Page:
It does get really boring scanning a large number of pictures. In between scans you will likely have to wait for the computer long enough that it's annoying, but not quite long enough that you can do anything else useful with the time.

Also consider getting a flatbed scanner where you can load a whole bunch of slides into a tray and process them all at once.

The megapixel race in cameras these days has made people think they need huge numbers of pixels, but the reality is that the limiting factor in quality is usually the lense of the camera, and the one touch cameras of yesteryear with plastic lenses didn't have very high quality (although the SLRs did have good lenses).

Unless you used a high end camera and technique to take your pictures, they probably don't have enough sharpness that you need high end scans.
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Old 01-15-2008, 12:50 PM   #16
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Originally Posted by free4now View Post
I'd suggest looking into finding a service that will scan the slides for you.

Unless you continue to shoot slides, this will be a one time project and the hardware won't be useful after it's done.

It does get really boring scanning a large number of pictures. In between scans you will likely have to wait for the computer long enough that it's annoying, but not quite long enough that you can do anything else useful with the time.

Also consider getting a flatbed scanner where you can load a whole bunch of slides into a tray and process them all at once.

The megapixel race in cameras these days has made people think they need huge numbers of pixels, but the reality is that the limiting factor in quality is usually the lense of the camera, and the one touch cameras of yesteryear with plastic lenses didn't have very high quality (although the SLRs did have good lenses).

Unless you used a high end camera and technique to take your pictures, they probably don't have enough sharpness that you need high end scans.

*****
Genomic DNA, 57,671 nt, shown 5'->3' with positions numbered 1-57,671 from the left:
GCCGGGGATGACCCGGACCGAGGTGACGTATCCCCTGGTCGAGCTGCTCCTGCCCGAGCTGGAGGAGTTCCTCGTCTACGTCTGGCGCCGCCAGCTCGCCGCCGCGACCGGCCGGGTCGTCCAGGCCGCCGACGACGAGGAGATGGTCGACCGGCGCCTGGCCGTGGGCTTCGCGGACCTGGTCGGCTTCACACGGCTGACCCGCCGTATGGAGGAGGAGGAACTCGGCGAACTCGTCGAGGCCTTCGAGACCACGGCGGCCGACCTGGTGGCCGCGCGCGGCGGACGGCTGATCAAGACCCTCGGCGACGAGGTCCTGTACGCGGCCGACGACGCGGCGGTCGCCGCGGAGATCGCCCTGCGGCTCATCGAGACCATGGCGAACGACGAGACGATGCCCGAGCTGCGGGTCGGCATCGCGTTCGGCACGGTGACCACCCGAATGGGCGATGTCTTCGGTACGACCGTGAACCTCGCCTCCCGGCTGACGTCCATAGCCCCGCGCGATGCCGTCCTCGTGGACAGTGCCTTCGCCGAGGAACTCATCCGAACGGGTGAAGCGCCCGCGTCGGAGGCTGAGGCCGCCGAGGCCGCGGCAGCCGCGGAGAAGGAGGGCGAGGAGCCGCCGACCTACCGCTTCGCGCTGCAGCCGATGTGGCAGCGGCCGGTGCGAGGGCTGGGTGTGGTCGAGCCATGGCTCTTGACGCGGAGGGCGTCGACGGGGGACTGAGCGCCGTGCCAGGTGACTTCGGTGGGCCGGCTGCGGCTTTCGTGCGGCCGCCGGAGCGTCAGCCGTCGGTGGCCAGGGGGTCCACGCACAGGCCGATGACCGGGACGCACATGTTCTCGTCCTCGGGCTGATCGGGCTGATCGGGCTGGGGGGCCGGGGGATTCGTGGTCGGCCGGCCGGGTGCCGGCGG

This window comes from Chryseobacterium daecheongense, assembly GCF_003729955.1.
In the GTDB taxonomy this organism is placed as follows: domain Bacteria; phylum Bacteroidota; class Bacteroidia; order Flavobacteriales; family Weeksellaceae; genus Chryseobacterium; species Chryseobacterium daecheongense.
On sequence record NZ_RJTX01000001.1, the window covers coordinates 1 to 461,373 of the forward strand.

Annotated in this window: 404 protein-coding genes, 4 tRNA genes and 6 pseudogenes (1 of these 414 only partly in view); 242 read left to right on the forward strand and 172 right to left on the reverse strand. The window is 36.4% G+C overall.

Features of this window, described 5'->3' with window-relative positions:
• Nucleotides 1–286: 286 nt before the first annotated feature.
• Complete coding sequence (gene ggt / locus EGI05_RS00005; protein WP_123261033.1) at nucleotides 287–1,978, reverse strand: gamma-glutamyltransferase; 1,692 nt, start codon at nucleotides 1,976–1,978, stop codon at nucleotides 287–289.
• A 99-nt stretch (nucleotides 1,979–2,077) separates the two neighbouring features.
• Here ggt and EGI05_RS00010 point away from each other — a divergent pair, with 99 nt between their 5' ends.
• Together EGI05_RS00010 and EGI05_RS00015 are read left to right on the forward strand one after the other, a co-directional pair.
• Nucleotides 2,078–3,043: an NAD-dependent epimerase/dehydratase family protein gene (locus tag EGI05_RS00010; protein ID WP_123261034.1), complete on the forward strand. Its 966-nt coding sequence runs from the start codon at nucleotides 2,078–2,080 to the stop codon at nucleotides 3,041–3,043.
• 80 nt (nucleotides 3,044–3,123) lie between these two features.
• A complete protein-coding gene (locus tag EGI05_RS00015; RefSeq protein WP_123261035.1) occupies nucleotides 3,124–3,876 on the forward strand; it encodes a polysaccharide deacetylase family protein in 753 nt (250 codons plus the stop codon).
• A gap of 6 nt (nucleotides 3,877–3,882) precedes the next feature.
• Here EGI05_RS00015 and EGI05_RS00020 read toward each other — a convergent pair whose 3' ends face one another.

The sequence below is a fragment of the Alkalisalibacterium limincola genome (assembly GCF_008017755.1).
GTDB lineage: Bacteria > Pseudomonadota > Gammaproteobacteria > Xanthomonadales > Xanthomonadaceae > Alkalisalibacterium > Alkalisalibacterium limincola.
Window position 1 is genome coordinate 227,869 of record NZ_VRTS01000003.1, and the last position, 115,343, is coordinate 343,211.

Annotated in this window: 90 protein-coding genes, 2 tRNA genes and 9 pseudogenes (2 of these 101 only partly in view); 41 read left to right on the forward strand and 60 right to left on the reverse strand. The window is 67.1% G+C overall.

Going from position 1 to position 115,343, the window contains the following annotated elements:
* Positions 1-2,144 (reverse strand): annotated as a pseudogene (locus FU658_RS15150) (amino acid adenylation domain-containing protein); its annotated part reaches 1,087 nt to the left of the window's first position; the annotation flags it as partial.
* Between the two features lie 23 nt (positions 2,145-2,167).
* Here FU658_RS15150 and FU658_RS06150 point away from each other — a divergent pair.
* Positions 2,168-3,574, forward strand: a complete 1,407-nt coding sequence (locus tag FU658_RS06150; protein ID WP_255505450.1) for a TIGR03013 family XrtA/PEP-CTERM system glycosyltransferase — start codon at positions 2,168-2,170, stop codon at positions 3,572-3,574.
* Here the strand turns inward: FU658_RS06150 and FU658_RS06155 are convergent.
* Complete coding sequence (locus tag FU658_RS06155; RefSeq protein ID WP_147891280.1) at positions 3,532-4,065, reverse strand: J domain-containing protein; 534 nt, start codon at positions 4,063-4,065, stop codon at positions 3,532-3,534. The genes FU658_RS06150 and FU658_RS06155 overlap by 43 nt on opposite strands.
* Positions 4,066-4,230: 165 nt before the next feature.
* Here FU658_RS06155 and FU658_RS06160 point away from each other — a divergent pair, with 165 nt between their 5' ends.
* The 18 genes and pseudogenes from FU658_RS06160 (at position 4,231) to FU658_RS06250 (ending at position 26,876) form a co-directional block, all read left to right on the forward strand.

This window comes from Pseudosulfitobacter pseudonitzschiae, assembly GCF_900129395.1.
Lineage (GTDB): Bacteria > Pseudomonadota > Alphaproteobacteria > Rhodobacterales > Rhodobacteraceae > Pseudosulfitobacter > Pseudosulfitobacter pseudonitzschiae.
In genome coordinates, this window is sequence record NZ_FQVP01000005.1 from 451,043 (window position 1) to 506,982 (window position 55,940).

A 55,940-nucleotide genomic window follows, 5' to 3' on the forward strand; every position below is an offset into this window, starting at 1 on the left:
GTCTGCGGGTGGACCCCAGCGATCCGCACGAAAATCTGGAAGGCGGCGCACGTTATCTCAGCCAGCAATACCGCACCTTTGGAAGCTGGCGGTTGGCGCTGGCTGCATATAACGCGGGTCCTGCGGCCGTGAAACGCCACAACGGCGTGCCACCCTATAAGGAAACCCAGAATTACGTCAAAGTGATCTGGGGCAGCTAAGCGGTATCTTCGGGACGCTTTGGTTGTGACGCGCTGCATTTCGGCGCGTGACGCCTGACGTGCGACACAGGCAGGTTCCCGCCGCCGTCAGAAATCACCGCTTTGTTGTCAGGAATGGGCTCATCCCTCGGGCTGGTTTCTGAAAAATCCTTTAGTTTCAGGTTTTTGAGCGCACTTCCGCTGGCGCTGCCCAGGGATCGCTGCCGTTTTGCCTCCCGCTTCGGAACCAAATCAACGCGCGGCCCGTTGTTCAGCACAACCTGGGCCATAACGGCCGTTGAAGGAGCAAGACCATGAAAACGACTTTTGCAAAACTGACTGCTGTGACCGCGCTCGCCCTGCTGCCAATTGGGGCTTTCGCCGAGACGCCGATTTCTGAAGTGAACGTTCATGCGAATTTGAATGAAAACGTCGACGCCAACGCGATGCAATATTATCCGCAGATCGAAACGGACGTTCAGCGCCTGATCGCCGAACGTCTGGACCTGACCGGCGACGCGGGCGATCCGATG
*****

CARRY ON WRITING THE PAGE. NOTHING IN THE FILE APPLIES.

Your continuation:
I have a photo printer and also an HP that does scanning. Maybe I could try those first??
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Old 01-15-2008, 07:01 PM   #17
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That's interesting. Never thought of that. Here's the same image scanned at 1200 DPI on my flat bed. I had to do a salt and pepper filter, since there was some dust that I was unable to remove.
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Old 01-15-2008, 07:31 PM   #18
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Now you got me started. I took out the old slides, and am thinking about scanning more in.

Here's another page about a do-it-yourself system:

BackLighter
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Old 01-16-2008, 01:47 AM   #19
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Yep, you need a flatbed scanner that has a light built into the lid. That's usually called a "transparency adapter".

I happen to have a very old UMAX AstraNet e3470 scanner with a transparency adapter that I am getting rid of... it's in the "donation" pile right now. If anyone has a use for it I'd be happy to send it for the cost of postage. It has a 4x6" or so transparency adapter built into the lid. I never made any use of the transparency adapter so I can't vouch for whether it works, but the 1200 dpi (IIRC) scanner works fine. Also drivers are an issue... it was purchased with drivers for Win98 which don't work on XP. XP has built in simplified drivers but I don't think it has a way to activate the transparency backlight. It's probably not worth bothering with, but if someone wants to tinker....